[5 ]Department of Pathology, Leiden University Medical Center, Leiden, The Netherlands
            [6 ]Department of Nephrology, Radboud University Nijmegen Medical Center, Nijmegen, The Netherlands
            [7 ]Department of Nephrology and Transplantation Center, Laiko General Hospital, Athens, Greece
            [8 ]Department of Autoimmune Diseases, Hospital Clínic, Universitat de Barcelona, Barcelona, Spain
            [9 ]Department of Medicine, Rheumatology and Clinical Immunology, Charité—University Medicine Berlin, Berlin, Germany
            [10 ]Division of Rheumatology, Department of Medicine, University of Padova, Padova, Italy
            [11 ]Nephropathology Center, San Gerardo Hospital, Monza and Milan Bicocca University, Monza, Italy
            [12 ]Division of Nephrology and Clinical Immunology, RWTH University of Aachen, Aachen, Germany
            [13 ]Department of Rheumatology, Cliniques Universitaires Saint-Luc, Institut de Recherche Expérimentale et Clinique, Université catholique de Louvain, Bruxelles, Belgium
            [14 ]Stanford Prevention Research Center, Department of Medicine, and Department of Health Research and Policy, Stanford University School of Medicine, Stanford, California, USA
            [15 ]Centre for Rheumatology Research, Division of Medicine, University College London, London, UK
            [16 ]Department of Rheumatology and Clinical Immunology, University of Groningen, University Medical Center Groningen, Groningen, The Netherlands
            [17 ]Section of Renal Medicine, Division of Immunology and Inflammation, Department of Medicine, Imperial College London, London, UK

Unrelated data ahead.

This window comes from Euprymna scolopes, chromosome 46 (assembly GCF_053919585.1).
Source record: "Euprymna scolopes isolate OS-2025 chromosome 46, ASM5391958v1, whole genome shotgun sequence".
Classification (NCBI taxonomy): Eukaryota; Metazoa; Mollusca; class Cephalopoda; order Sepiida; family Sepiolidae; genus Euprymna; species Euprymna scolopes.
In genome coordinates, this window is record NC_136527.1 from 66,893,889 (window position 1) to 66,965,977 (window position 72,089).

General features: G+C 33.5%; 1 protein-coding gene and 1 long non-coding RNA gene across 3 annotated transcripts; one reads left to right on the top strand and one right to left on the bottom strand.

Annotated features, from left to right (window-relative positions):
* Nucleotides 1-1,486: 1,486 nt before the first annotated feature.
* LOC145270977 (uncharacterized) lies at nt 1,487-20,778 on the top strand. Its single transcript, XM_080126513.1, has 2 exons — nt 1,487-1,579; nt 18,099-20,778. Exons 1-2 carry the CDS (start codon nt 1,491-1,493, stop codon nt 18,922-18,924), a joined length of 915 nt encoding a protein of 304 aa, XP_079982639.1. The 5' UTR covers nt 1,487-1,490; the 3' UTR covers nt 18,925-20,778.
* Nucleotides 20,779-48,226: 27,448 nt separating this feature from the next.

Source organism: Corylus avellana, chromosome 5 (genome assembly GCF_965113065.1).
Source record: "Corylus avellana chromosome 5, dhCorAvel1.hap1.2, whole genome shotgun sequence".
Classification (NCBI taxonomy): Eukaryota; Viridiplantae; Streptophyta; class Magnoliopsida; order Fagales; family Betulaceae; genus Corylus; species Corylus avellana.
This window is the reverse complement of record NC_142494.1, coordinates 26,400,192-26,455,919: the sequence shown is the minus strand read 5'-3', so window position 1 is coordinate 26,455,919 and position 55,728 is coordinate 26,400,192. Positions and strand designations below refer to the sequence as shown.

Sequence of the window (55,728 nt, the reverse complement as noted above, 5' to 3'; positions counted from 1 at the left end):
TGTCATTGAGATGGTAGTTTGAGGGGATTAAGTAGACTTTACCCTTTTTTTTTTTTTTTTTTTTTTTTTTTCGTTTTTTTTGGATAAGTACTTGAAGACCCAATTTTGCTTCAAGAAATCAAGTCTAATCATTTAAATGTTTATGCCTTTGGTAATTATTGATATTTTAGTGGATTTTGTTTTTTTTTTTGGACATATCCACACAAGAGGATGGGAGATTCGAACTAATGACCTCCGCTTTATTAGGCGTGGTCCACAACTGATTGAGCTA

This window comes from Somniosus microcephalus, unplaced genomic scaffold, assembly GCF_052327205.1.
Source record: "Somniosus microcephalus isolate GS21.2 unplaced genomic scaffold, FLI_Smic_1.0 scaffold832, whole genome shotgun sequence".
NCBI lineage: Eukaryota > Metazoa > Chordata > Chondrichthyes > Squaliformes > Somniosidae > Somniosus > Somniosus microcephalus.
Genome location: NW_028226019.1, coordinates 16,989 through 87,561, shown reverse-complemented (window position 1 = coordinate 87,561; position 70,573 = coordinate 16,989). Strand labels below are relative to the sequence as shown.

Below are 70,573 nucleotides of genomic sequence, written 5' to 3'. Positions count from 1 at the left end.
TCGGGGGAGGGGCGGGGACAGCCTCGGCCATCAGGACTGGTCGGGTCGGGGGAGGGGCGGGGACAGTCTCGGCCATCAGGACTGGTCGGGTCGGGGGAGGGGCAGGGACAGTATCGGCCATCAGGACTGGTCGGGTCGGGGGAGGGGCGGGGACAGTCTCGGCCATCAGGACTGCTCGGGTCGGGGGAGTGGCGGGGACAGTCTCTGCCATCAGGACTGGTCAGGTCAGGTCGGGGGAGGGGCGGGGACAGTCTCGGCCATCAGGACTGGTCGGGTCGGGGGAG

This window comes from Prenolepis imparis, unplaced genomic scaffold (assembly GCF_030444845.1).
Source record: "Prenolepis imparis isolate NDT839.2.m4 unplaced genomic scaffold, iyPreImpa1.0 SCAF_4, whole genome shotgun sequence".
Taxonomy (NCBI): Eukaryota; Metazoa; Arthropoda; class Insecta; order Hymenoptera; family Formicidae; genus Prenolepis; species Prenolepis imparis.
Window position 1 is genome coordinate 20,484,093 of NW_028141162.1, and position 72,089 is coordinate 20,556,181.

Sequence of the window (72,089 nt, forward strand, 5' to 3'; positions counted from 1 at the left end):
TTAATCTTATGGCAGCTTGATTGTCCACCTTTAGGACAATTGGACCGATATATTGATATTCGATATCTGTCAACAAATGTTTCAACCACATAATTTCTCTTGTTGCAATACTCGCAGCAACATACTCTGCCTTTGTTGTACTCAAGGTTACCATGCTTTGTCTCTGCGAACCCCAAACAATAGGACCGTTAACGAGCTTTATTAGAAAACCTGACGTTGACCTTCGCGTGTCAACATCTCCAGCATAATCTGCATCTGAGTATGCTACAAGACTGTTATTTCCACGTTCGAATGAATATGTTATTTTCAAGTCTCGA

[18 ]Department of Paediatric Nephrology, Great Ormond Street Hospital for Children NHS Trust, London, UK
            [19 ]Pediatria II, Reumatologia, IRCCS Istituto G Gaslini, Università di Genova, Genova, Italy
            [20 ]Divisione di Nefrologia e Dialisi Fondazione IRCCS Ca’ Granda, Ospedale Maggiore Policlinico, Milan, Italy
            [21 ]Division of Nephrology, Internal Medicine, Wilhelminenspital, Vienna, Austria
            [22 ]Nephrology Division, Hospital Universitario 12 de Octubre, Universidad Complutense de Madrid, Madrid, Spain
            [23 ]Department of Medicine, Rheumatology, Heinrich-Heine-University Duesseldorf, Duesseldorf, Germany
            [24 ] Patient representative (Iraklio), Rethymnon, Greece
            [25 ]Department of Nephrology, First School of Medicine, Charles University, Prague, Czech Republic
            [26 ]Unidade de Imunologia Clinica, Hospital Santo Antonio, Centro Hospitalar do Porto, UMIB-ICBAS, Universidade do Porto, Porto, Portugal
            [27 ]Rheumatology Unit, Department of Medicine, Karolinska University Hospital in Solna, Stockholm, Sweden
            [28 ]Nephrology Unit, Moscow City Hospital n.a. S.P. Botkin, Moscow State Medicine and Dentistry University, Moscow, Russian Federation
            [29 ]Department of Nephrology and Hypertension, Hannover Medical School, Hannover and Klinikum Fulda, Fulda, Germany
            [30 ]Rheumatology Research Group, School of Immunity and Infection, College of Medical and Dental Sciences, University of Birmingham, Birmingham, West Midlands, UK
            [31 ]Vasculitis and Lupus Clinic, Addenbrooke's Hospital, Cambridge, UK
            Author notes
            [Correspondence to ] Dr Dimitrios T Boumpas, Department of Rheumatology, Clinical Immunology, and Allergy, University of Crete, Faculty of Medicine, Iraklio, Greece; boumpasd@ 123456med.uoc.gr
            Journal
            Ann Rheum Dis
            Ann. Rheum. Dis
            annrheumdis
            ard
            Annals of the Rheumatic Diseases
            BMJ Group (BMA House, Tavistock Square, London, WC1H 9JR )
            0003-4967
            1468-2060
            November 2012
            31 July 2012
            : 71
            : 11
            : 1771-1782
            3465859
            22851469
            annrheumdis-2012-201940
            10.1136/annrheumdis-2012-201940
            Published by the BMJ Publishing Group Limited. For permission to use (where not already granted under a licence) please go to http://group.bmj.com/group/rights-licensing/permissions

            This is an open-access article distributed under the terms of the Creative Commons Attribution Non-commercial License, which permits use, distribution, and reproduction in any medium, provided the original work is properly cited, the use is non commercial and is otherwise in compliance with the license. See: http://creativecommons.org/licenses/by-nc/3.0/ and http://creativecommons.org/licenses/by-nc/3.0/legalcode